"Malaga represents an admirable paradox: that of being one of the oldest cities in Europe while at the same time one of the most modern." These were the words of King Felipe, barely three sentences into his speech during the presentation of Gold Medals for Achievements in Fine Art, which recognised the work of a score of creators and cultural institutions at a ceremony held in the city's Centre Pompidou gallery on Tuesday.
It underlined not only the monarch's admiration for the city which he described as “cherished” by himself and Queen Letizia (who was also in attendance), but also the progress it has made to become “a benchmark on Spain's cultural scene” - in the words of actor José Coronado, who spoke on behalf of the award winners.
Felipe VI also took the opportunity to give his backing to the Centre Pompidou's link to the city. He welcomed the news that the French cultural centre, whose president Serge Lasvignes was seated in the front row, had recently renewed its commitment to the city until 2020 but hoped that it wouldn't just be a “modern utopia”, as the new permanent exhibition is called, but rather a “a reality for many more years to come”.
The prizes for 2016 were dished out to a broad spectrum of artists, performers and institutions. The list included fashion designer Lorenzo Caprile; actors José Coronado and Ricardo Darín; singer Gloria Estefan; guitarist José Fernández 'Tomatito'; the Fundación Duques de Soria de Ciencia y Cultura Hispánica; dancer Rafael Amargo; chef Pedro Subijana; singer José Iranzo Bielsa 'Pastor de Andorra' (posthumous); bullfighter Julián López 'El Juli'; actress Magüi Mira; the former director of the Metropolitan Museum of Art, Philippe de Montebello; the Orfeón Pamplonés choir; the director of the Compañía Nacional de Teatro Clásico, Helena Pimenta; tpianist María Martha Argerich; editor Manuel Borrás; harpist María Rosa Calvo; the director of the San Sebastián Jazz Festival Miguel Martín; industrial designer Miquel Milà i Sagnier; poet Julia Uceda; and the editor and cultural promoter Leopoldo Mugaza.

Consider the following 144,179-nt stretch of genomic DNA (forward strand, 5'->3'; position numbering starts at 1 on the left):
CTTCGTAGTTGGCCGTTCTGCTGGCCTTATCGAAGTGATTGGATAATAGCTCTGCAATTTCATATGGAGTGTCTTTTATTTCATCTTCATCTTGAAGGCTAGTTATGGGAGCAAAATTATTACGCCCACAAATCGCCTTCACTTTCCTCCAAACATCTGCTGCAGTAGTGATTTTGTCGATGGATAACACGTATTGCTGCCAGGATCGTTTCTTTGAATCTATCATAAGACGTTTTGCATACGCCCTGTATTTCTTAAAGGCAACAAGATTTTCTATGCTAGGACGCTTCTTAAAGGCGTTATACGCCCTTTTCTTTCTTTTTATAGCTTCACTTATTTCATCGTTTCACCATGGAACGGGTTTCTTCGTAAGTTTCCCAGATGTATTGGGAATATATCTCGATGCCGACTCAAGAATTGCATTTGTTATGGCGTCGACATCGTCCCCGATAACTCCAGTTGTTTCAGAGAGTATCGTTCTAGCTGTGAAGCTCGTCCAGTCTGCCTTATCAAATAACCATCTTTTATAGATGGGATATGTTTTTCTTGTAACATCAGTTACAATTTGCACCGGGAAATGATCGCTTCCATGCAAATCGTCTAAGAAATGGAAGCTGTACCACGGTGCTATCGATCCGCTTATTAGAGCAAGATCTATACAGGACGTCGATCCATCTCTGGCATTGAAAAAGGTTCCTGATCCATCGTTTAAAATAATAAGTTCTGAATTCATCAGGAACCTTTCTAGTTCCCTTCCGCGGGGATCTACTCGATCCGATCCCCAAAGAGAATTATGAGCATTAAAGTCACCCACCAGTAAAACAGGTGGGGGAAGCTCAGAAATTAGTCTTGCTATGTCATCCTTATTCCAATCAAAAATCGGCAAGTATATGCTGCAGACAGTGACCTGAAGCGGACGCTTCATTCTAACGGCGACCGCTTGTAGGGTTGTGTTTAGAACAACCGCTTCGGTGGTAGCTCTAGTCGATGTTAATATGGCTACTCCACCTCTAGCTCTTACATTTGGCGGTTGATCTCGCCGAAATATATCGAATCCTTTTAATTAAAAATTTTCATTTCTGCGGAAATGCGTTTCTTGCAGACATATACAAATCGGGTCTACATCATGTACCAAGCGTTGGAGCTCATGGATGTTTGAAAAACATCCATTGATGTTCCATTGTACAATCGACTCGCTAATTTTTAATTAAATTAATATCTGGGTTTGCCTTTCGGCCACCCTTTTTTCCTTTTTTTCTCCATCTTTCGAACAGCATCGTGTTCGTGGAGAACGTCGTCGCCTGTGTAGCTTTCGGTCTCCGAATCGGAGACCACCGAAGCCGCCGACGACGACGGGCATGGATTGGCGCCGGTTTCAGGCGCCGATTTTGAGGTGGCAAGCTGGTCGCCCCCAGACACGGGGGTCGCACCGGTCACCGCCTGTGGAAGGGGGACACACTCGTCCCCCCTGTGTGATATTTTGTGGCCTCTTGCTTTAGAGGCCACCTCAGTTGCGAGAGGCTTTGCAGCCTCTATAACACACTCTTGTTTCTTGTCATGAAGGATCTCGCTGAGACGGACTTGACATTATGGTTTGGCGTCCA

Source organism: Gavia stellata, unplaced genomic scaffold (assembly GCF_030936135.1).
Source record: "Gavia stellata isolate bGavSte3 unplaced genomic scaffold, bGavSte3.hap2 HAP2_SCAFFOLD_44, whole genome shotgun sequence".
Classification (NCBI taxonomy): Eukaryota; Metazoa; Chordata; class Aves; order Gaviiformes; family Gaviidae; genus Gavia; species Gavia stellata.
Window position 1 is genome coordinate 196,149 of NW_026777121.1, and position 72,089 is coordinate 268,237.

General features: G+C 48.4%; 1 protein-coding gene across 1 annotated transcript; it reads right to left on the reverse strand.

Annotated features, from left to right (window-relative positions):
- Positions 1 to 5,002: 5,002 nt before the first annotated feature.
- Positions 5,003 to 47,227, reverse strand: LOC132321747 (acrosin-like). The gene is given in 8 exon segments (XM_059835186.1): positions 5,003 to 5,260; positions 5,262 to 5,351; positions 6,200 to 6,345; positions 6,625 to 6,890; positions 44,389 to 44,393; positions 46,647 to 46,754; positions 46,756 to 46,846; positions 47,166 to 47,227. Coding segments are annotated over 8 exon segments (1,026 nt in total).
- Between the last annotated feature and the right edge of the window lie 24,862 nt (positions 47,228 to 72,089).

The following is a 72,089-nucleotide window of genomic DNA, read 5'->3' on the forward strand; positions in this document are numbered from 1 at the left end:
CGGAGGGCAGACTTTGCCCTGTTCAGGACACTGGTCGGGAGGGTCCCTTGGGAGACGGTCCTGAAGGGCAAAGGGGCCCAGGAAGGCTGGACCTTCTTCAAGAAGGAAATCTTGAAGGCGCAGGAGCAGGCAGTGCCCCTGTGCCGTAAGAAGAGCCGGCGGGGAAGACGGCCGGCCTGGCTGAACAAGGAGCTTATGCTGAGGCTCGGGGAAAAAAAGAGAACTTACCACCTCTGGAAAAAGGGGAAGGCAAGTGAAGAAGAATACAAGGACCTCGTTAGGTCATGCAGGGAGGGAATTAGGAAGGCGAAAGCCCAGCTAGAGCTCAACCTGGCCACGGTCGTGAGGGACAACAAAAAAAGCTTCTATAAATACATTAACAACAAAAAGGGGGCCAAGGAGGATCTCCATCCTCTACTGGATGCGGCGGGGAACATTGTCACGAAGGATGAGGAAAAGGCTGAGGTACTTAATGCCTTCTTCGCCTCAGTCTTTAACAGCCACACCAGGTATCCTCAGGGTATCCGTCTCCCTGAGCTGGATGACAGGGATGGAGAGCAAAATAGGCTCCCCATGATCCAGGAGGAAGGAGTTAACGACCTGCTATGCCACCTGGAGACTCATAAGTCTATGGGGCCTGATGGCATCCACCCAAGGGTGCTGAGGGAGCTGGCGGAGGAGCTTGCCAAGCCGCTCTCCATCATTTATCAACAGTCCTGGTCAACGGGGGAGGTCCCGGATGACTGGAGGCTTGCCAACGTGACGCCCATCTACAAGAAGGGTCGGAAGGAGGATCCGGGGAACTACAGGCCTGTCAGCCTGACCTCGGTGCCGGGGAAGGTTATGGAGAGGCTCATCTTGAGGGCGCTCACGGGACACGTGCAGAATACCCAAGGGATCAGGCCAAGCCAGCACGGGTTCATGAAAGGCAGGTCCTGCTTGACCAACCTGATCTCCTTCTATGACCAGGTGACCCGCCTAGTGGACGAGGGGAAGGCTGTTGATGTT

Gloria Estefan, Ricardo Darín and Philippe de Montebello were unable to attend the ceremony because of various professional and personal reasons.
A better society
“We are fortunate doing what we are doing,” said Coronado, who stressed that what they all had in common was “the values of humility, solidarity, responsibility, respect and love for the job”. He insisted that these were necessary for “a better, fairer, healthier, more united and more cultured society”.
This was a sentiment echoed by the minister for Education, Culture and Sport, Íñigo Méndez de Vigo, who said: “Culture is the soul of the Spanish nation. The life.
“We have experienced how its force, its innovation, its history, its art, its music, its cinema, its books... make up Spain's identity.”
The Centre Pompidou was closed on Monday as preparations were made for the ceremony. As an introduction the night before, the award winners attended a special dinner at the Aduana palace, hosted by the minister.
Tuesday's event began at 11.30am with the arrival of the king and queen, who were accompanied by the city's mayor, Francisco de la Torre; Méndez de Vigo; and the president of the Andalusian government, Susana Díaz.
Díaz highlighted the three Andalusians among the medal winners: poet Julia Uceda, guitarist Tomatito and dancer Rafael Amargo.
She said: “Spain is a country rich in talent, and Andalucía a land filled with creativity, genius and skill.”
De la Torre used the painting of Peter Doig, '100 years ago' (2001), which presided over the ceremony, as a metaphor for the city:
“Peter Doig is a painter of freedom and surprise. These are the two features which can sum up the city of today which welcomes you.”